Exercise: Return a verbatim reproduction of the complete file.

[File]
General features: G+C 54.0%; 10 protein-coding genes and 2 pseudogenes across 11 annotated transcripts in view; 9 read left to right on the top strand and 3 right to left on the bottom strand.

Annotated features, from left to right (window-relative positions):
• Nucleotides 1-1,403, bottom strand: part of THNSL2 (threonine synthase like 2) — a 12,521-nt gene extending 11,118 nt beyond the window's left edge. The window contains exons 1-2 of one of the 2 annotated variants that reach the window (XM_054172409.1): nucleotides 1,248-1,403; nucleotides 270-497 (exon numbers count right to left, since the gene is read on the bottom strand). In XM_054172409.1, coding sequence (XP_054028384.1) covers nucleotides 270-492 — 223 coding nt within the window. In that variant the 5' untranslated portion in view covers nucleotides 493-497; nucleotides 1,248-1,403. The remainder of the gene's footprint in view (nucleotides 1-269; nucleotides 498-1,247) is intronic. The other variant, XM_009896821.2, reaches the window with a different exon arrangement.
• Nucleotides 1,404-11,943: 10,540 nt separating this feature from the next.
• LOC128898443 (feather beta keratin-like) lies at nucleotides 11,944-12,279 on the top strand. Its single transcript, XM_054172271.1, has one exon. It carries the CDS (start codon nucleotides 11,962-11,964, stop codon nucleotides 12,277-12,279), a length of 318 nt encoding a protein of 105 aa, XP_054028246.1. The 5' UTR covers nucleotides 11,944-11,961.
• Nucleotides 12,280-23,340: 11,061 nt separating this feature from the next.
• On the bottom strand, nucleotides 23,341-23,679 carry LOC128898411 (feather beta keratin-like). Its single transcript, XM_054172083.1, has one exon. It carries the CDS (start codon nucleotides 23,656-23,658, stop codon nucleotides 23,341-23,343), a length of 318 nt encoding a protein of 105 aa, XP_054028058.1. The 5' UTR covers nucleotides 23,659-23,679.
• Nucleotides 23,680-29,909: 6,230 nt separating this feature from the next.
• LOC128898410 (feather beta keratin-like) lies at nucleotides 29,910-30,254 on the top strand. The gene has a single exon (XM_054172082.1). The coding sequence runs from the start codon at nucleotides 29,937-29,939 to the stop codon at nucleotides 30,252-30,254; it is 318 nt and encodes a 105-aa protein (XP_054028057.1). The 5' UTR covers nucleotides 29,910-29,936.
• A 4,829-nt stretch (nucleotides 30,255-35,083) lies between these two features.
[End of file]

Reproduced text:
General features: G+C 54.0%; 10 protein-coding genes and 2 pseudogenes across 11 annotated transcripts in view; 9 read left to right on the top strand and 3 right to left on the bottom strand.

Annotated features, from left to right (window-relative positions):
• Nucleotides 1-1,403, bottom strand: part of THNSL2 (threonine synthase like 2) — a 12,521-nt gene extending 11,118 nt beyond the window's left edge. The window contains exons 1-2 of one of the 2 annotated variants that reach the window (XM_054172409.1): nucleotides 1,248-1,403; nucleotides 270-497 (exon numbers count right to left, since the gene is read on the bottom strand). In XM_054172409.1, coding sequence (XP_054028384.1) covers nucleotides 270-492 — 223 coding nt within the window. In that variant the 5' untranslated portion in view covers nucleotides 493-497; nucleotides 1,248-1,403. The remainder of the gene's footprint in view (nucleotides 1-269; nucleotides 498-1,247) is intronic. The other variant, XM_009896821.2, reaches the window with a different exon arrangement.
• Nucleotides 1,404-11,943: 10,540 nt separating this feature from the next.
• LOC128898443 (feather beta keratin-like) lies at nucleotides 11,944-12,279 on the top strand. Its single transcript, XM_054172271.1, has one exon. It carries the CDS (start codon nucleotides 11,962-11,964, stop codon nucleotides 12,277-12,279), a length of 318 nt encoding a protein of 105 aa, XP_054028246.1. The 5' UTR covers nucleotides 11,944-11,961.
• Nucleotides 12,280-23,340: 11,061 nt separating this feature from the next.
• On the bottom strand, nucleotides 23,341-23,679 carry LOC128898411 (feather beta keratin-like). Its single transcript, XM_054172083.1, has one exon. It carries the CDS (start codon nucleotides 23,656-23,658, stop codon nucleotides 23,341-23,343), a length of 318 nt encoding a protein of 105 aa, XP_054028058.1. The 5' UTR covers nucleotides 23,659-23,679.
• Nucleotides 23,680-29,909: 6,230 nt separating this feature from the next.
• LOC128898410 (feather beta keratin-like) lies at nucleotides 29,910-30,254 on the top strand. The gene has a single exon (XM_054172082.1). The coding sequence runs from the start codon at nucleotides 29,937-29,939 to the stop codon at nucleotides 30,252-30,254; it is 318 nt and encodes a 105-aa protein (XP_054028057.1). The 5' UTR covers nucleotides 29,910-29,936.
• A 4,829-nt stretch (nucleotides 30,255-35,083) lies between these two features.